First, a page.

Other behavioural innovations have been suggested to have affected the genetic evolution of mankind from the invention of effective projectile hunting weapons which allowed a more energy efficient, less robust body shape to thrive, to the social exile of those who cannot control 'anti-social impulses' and violate their society's moral standards (Richerson & Boyd 2005). However, some of these examples may not be ideal examples of gene-culture co-evolution.

Lactase persistence in a population without the trait has been estimated to need 290 generations to reach modern, northern European levels (Holden & Mace 2005) and very few, if any, moral standards last that long in one community with such obvious fitness benefits to conformists. Less controversial correlations can be seen between human physiology and dietary innovations beyond dairying.

Our ancestors' use of fire to cook food seems to have triggered a wealth of evolutionary changes in our bodies. Humans have distinctly smaller lips, mouths, teeth, jaw muscles, stomachs and intestines than our great ape relatives (Wrangham 2009). This has been attributed to the reduced energy output in consuming cooked food over raw. The human jaw muscle alone shows how dramatic this change is. The MYH16 gene for the predominant myosin heavy chain (MYH) which codes for the muscle fibres in the prominent jaw muscles of other primates was 'inactivated' in the days of early Homo. The reduction is dramatic enough that the type II fibres in our masticatory muscles are eight times smaller than macaques, our raw food eating, primate relatives (Stedman et al. 2004).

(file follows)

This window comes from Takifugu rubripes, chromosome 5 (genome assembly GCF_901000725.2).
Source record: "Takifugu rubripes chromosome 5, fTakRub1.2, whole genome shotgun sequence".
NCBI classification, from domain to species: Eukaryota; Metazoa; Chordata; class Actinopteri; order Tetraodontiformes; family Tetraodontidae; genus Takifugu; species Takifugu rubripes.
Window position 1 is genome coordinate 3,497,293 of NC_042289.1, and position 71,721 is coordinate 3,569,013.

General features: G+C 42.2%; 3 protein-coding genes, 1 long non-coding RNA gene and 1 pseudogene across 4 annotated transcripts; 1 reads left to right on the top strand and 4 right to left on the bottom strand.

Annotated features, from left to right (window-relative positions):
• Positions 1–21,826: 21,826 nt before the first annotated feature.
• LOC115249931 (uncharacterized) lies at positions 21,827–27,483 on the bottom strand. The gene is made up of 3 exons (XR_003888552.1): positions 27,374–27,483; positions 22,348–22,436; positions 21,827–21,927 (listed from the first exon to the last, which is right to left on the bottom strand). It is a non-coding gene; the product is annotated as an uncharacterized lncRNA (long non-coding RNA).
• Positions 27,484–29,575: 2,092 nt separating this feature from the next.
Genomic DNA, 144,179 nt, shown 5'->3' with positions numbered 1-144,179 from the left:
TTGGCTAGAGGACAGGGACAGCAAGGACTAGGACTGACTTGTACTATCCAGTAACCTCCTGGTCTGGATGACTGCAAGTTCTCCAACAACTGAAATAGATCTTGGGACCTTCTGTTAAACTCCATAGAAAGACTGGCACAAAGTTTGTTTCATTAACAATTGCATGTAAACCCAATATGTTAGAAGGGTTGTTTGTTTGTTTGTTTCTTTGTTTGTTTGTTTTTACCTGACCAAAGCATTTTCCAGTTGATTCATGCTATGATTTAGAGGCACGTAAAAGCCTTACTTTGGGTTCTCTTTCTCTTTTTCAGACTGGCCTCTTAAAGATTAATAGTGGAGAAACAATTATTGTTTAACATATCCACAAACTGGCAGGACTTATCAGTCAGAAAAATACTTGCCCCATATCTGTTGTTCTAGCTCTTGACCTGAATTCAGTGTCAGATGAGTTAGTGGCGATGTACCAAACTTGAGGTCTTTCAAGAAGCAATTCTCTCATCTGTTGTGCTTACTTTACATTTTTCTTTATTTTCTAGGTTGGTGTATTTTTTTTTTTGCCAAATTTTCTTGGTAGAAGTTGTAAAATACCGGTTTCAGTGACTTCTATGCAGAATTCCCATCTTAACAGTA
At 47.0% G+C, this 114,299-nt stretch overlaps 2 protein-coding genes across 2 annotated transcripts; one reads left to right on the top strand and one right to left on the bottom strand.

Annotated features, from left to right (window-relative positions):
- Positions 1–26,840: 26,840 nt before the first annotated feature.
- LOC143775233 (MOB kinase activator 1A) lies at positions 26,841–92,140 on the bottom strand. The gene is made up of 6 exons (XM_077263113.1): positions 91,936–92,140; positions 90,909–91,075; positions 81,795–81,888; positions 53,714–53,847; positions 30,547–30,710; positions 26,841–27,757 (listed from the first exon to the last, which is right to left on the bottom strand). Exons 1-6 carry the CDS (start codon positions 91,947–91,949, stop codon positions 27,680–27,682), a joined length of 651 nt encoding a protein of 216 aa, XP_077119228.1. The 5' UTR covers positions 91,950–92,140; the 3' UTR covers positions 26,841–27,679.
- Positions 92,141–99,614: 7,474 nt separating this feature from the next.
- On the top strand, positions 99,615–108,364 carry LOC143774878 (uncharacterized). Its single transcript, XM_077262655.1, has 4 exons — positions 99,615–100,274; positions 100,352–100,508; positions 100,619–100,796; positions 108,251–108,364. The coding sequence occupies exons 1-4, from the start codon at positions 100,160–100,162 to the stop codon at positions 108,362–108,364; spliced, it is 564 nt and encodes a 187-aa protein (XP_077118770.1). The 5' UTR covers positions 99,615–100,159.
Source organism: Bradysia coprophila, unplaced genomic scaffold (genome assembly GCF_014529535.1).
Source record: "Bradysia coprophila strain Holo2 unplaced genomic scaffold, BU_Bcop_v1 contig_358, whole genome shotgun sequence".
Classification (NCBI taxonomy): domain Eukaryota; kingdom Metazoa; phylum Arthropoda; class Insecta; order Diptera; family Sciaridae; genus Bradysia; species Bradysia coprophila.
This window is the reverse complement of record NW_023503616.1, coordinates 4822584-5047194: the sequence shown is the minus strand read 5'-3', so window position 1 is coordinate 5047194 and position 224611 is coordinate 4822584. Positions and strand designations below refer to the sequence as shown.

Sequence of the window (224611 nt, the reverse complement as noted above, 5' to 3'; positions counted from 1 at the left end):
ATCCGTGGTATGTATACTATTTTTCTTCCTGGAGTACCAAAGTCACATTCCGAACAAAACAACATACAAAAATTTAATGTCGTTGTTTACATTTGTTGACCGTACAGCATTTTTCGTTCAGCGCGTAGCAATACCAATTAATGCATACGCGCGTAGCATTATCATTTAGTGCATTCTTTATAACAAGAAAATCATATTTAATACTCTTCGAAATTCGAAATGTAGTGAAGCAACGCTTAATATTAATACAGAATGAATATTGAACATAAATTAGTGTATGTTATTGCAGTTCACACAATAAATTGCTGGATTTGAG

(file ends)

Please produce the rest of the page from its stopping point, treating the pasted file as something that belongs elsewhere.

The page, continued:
The lack of these large muscles allowed for increased cranial capacity and brain size to develop (Stedman et al. 2004) and so cooking as a behaviour arguably had a long reaching effect on human intellectual capability as well as affecting the evolution of the shape of the mandibular musculature.

Niche construction appears to alter the selection pressures on individuals and the course of their genetic evolution but it has also been suggested that behaviour can affect selection at a group level. While group selection at a genetic level is problematic at many levels, from the issue of cheats to exogamy and migration eroding any strong genetic differences between groups (Laland & Brown 2011) there is the possibility of selection of cultural traits.

Human prosociality has been suggested as one example of this (Laland & Brown 2011, Henrich 2003). This brings us back to the Baldwin effect or adaptability driver. If fitness is gained through conforming to social rules and fitness is lost through the costs of punishment, individuals who have a 'learning bias' towards these particular prosocial behaviours will expend less in the learning of the behaviours and be more likely to avoid punishment, thus increasing their fitness (Henrich 2003).